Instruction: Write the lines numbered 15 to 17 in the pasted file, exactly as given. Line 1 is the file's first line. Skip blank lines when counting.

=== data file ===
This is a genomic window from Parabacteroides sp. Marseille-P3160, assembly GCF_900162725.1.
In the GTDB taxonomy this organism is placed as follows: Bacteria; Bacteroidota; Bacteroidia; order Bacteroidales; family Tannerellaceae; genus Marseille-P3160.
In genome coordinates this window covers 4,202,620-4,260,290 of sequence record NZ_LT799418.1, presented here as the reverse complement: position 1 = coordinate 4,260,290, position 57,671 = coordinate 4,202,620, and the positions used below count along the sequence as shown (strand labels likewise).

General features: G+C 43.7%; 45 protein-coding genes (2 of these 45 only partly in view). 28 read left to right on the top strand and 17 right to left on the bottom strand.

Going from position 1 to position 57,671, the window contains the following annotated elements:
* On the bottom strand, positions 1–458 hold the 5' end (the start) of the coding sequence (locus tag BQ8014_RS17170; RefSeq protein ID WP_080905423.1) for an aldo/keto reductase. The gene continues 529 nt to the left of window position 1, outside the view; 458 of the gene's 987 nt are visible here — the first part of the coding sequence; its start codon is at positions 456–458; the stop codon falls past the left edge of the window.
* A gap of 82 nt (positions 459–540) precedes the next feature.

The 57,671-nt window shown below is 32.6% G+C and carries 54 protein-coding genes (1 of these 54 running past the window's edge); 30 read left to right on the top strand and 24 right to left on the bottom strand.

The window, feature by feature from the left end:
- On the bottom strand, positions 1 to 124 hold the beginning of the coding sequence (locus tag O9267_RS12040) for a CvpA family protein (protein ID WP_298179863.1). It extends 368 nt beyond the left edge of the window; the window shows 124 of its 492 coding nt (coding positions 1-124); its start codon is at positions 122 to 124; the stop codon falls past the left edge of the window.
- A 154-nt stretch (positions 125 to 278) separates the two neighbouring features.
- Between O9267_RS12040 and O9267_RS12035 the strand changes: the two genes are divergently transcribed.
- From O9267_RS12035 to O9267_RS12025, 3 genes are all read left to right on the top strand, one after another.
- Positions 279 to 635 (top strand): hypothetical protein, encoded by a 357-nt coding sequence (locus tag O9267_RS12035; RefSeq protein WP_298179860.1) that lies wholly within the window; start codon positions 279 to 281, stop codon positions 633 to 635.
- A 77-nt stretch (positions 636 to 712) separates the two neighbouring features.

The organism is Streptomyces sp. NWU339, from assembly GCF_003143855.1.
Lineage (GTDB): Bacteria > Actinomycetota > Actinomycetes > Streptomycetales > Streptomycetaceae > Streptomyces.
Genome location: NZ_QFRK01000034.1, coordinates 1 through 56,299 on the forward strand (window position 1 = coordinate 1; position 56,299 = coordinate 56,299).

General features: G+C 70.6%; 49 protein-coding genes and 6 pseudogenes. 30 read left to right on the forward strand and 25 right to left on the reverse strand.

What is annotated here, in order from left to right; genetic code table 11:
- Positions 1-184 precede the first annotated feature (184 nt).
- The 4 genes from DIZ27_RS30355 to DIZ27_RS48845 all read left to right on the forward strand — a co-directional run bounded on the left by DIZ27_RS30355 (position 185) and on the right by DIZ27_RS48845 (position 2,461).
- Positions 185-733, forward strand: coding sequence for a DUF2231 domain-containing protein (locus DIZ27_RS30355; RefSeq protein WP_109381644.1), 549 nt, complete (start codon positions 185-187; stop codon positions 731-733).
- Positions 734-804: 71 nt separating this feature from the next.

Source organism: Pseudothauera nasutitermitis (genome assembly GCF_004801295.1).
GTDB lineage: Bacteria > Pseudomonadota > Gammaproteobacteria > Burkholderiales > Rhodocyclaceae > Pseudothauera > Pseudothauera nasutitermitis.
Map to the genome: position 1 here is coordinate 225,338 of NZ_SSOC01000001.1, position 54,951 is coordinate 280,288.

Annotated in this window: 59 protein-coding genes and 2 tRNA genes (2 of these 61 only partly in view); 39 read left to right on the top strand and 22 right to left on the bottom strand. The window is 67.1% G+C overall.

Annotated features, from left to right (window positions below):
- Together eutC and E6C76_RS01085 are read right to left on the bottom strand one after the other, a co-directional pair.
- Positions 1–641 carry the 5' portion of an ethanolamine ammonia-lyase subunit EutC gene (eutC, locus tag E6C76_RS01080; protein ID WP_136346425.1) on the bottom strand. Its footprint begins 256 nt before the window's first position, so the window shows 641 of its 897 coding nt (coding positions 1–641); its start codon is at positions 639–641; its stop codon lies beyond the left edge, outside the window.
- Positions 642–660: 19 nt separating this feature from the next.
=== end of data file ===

- A 77-nt stretch (positions 636 to 712) separates the two neighbouring features.

The organism is Streptomyces sp. NWU339, from assembly GCF_003143855.1.
Lineage (GTDB): Bacteria > Actinomycetota > Actinomycetes > Streptomycetales > Streptomycetaceae > Streptomyces.